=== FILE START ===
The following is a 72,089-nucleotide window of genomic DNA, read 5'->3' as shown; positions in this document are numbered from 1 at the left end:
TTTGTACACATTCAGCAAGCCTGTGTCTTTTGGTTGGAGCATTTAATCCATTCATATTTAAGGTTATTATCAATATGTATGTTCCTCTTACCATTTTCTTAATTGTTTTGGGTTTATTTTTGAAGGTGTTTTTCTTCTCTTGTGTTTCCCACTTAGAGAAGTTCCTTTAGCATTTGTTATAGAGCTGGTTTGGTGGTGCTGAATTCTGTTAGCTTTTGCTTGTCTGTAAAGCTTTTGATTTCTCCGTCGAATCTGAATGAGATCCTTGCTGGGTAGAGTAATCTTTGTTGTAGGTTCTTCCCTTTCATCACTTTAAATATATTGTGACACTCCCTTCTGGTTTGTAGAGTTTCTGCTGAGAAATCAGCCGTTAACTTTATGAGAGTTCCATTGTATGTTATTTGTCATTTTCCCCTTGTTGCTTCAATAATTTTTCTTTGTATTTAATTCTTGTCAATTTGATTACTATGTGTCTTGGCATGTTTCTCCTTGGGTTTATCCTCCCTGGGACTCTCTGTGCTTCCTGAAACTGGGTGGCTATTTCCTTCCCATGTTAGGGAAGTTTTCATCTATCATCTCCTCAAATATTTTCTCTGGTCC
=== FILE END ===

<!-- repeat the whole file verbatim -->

The following is a 72,089-nucleotide window of genomic DNA, read 5'->3' as shown; positions in this document are numbered from 1 at the left end:
TTTGTACACATTCAGCAAGCCTGTGTCTTTTGGTTGGAGCATTTAATCCATTCATATTTAAGGTTATTATCAATATGTATGTTCCTCTTACCATTTTCTTAATTGTTTTGGGTTTATTTTTGAAGGTGTTTTTCTTCTCTTGTGTTTCCCACTTAGAGAAGTTCCTTTAGCATTTGTTATAGAGCTGGTTTGGTGGTGCTGAATTCTGTTAGCTTTTGCTTGTCTGTAAAGCTTTTGATTTCTCCGTCGAATCTGAATGAGATCCTTGCTGGGTAGAGTAATCTTTGTTGTAGGTTCTTCCCTTTCATCACTTTAAATATATTGTGACACTCCCTTCTGGTTTGTAGAGTTTCTGCTGAGAAATCAGCCGTTAACTTTATGAGAGTTCCATTGTATGTTATTTGTCATTTTCCCCTTGTTGCTTCAATAATTTTTCTTTGTATTTAATTCTTGTCAATTTGATTACTATGTGTCTTGGCATGTTTCTCCTTGGGTTTATCCTCCCTGGGACTCTCTGTGCTTCCTGAAACTGGGTGGCTATTTCCTTCCCATGTTAGGGAAGTTTTCATCTATCATCTCCTCAAATATTTTCTCTGGTCC